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ISSUE 118 VOL 12 PUBLISHED 3/4/2005

Judge talks partisanship

By Julie Gunderson
Executive Editor

Friday, March 4, 2005

Billed as potential new U.S. Supreme Court Justice, Judge Michael McConnell spoke Tuesday evening on "Politics and the Judiciary Confirmation Wars" at the Political Awareness Committee dinner in the Valhalla dining room. McConnell, a current appellate court justice, has recently been the subject of New York Times and USA Today articles speculating who President Bush could nominate to the Supreme Court bench.

Talking about how divisive the judicial confirmation process has become, McConnell spoke from personal experience having recently undergone his own confirmation battles. After being nominated by President Bush for the U.S. 10th Circuit Court of Appeals, McConnell had to wait 19 months before the Senate confirmed him in late 2002.

McConnell said that it is important for people to realize that these confirmation proceedings can be very emotionally draining on the nominee and their families.

"We are human beings," McConnell said. "Not just political punching bags."

According to McConnell, these judicial confirmation wars are a relatively new phenomenon in American politics. Before the late 80's, the process, although sometimes contentious, never made headlines on the front page of The New York Times.

Despite headlines, McConnell argued that the media has overblown how politicized the judiciary really is.

"The civic book picture of judging is much more accurate than the newspaper version," McConnell said. "The Judiciary is not as politicized as the newspaper editorials would lead us to believe."

McConnell shared findings from a recent study conducted by professors Cass Sunstein, David Schkade and Lisa Ellman titled “Ideological Voting on the Federal Court of Appeals” which argues that Republican appointed judges and Democratic appointed judges do have major ideological differences.

McConnell however, said that he believed the methodology of the study was flawed, making any the findings overstated. He argued that the study looked only at published opinions from appellate courts, which make up only around 30 percent of all court decisions. According to McConnell, the other 70 percent are usually unanimous decisions; this fact would have had a major impact on the findings.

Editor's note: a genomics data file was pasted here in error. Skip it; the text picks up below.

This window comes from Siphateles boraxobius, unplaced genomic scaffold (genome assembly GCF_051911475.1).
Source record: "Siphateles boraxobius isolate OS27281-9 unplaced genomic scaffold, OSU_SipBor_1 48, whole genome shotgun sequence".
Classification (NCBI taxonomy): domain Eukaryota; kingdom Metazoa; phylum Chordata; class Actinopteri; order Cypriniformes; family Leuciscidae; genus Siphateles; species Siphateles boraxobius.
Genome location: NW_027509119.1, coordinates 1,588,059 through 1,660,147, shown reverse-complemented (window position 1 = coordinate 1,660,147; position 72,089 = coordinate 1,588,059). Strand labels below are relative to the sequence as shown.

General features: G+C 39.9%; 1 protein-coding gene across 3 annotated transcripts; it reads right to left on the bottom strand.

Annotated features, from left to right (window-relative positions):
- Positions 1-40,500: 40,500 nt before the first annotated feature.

To support his argument that the judiciary isn't as politicized as the media makes it out to be, McConnell revealed that the Sunstein, Schkade and Ellman study showed that there was no difference in how Republican appointed justices and Democratic appointed justices decided cases dealing with property, the contract clause, race and criminal cases.

"For my Republican friends who think that liberals are soft on crime, that's not true," McConnell said. "And for my liberal friends who think Republican judges are not fair in regards to criminals and their civil liberties, there is no evidence to support this claim either."

Politics enter the court through the confirmation process, and McConnell argued that this has become an unhealthy practice. Delays in getting justices on the bench and getting the best qualified judges confirmed were McConnell's two major concerns.

McConnell cited statistics that show dramatic changes in the average time it now takes to have an appellate judge confirmed. During the Carter administration and throughout the first six years of Ronald Reagan's term, the average time it took a nominee to be confirmed was 50 days. By 1986, that number was 120 days. During the Clinton administration the number climbed to 250 days and under President George W. Bush the average time it takes a nominee to be confirmed is 400 days.

McConnell also said that the number of nominees being confirmed by the Senate is also dropping. At the beginning of the Clinton administration, the confirmation rate of nominees was 92 percent. By Clinton's second term, the number had fallen to 84 percent and currently 64 percent of President Bush's nominees have been confirmed.

McConnell said that both Republican Senators during the Clinton administration and Democratic Senators under President Bush are using the same tactic of easing up and speeding up the confirmation proceedings of district court judges, and impeding the confirmation of appellate court justices. Both sides, McConnell argued, are equally guilty.

"It's like a bad game of poker," McConnell said. "One side sees you one and then raises you one."

McConnell believes it is best when the court can be an apolitical institution and hopes that appellate benches can be both diverse and filled with the best possible nominees.

Along with his duties as justice on the 10th Circuit Court of Appeals, Judge McConnell is a law professor at the University of Utah.

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